Over the past three months, about 50 national governments have released contact tracing apps to help warn their citizens if they’ve been exposed to someone infected with Covid-19. Data from mobile app analytics firm Sensor Tower suggests that, so far, most apps have not seen the download rates they need to effectively curtail the spread of coronavirus.
In order for a contact tracing app to work, it needs widespread adoption. The higher the download rate, the better the chance that any two strangers who come in contact with each other both have the app, so that their phones can exchange a signal and notify them if the other person becomes sick.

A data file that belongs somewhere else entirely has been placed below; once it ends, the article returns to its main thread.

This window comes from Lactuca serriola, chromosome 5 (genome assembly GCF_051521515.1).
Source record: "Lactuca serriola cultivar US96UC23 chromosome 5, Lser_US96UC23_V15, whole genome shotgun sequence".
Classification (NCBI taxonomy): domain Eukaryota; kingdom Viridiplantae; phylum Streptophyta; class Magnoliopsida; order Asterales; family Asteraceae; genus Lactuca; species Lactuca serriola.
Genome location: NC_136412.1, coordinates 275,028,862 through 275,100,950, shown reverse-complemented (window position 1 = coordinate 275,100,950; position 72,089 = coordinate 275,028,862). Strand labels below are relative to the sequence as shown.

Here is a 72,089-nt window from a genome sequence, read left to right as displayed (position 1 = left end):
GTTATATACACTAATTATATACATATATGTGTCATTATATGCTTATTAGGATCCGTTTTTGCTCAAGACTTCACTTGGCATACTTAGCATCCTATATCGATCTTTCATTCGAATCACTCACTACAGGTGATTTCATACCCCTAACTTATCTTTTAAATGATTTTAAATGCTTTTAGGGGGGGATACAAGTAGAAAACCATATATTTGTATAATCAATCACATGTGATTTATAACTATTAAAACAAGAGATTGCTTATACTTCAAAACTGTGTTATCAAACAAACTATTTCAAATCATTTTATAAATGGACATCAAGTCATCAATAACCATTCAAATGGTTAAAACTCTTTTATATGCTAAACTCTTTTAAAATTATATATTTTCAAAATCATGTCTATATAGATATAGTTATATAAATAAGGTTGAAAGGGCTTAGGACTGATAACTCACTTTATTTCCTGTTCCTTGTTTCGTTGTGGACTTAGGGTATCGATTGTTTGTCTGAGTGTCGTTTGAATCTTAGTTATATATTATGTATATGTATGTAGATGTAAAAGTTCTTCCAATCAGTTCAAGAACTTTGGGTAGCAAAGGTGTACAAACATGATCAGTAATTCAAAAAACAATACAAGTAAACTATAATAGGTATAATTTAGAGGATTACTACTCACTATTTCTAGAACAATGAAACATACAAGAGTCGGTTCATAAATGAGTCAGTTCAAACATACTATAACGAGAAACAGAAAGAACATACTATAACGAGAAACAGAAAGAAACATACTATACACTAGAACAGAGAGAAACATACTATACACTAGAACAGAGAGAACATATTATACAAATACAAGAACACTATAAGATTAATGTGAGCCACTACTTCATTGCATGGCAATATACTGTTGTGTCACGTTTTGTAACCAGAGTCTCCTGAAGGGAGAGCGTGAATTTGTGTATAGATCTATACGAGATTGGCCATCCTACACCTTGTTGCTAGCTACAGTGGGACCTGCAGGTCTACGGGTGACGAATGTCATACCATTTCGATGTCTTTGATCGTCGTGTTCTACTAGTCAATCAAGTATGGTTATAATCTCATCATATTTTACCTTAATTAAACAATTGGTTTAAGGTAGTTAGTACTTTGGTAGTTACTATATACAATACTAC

Researchers haven’t pinpointed a magic number that will make the system work. While many media reports cite a 60% threshold, the authors of the study that statistic is drawn from say it has been misunderstood: They clarified in an email that tracing apps can reduce the spread of disease even if the adoption rate is as low as 15% of the population.
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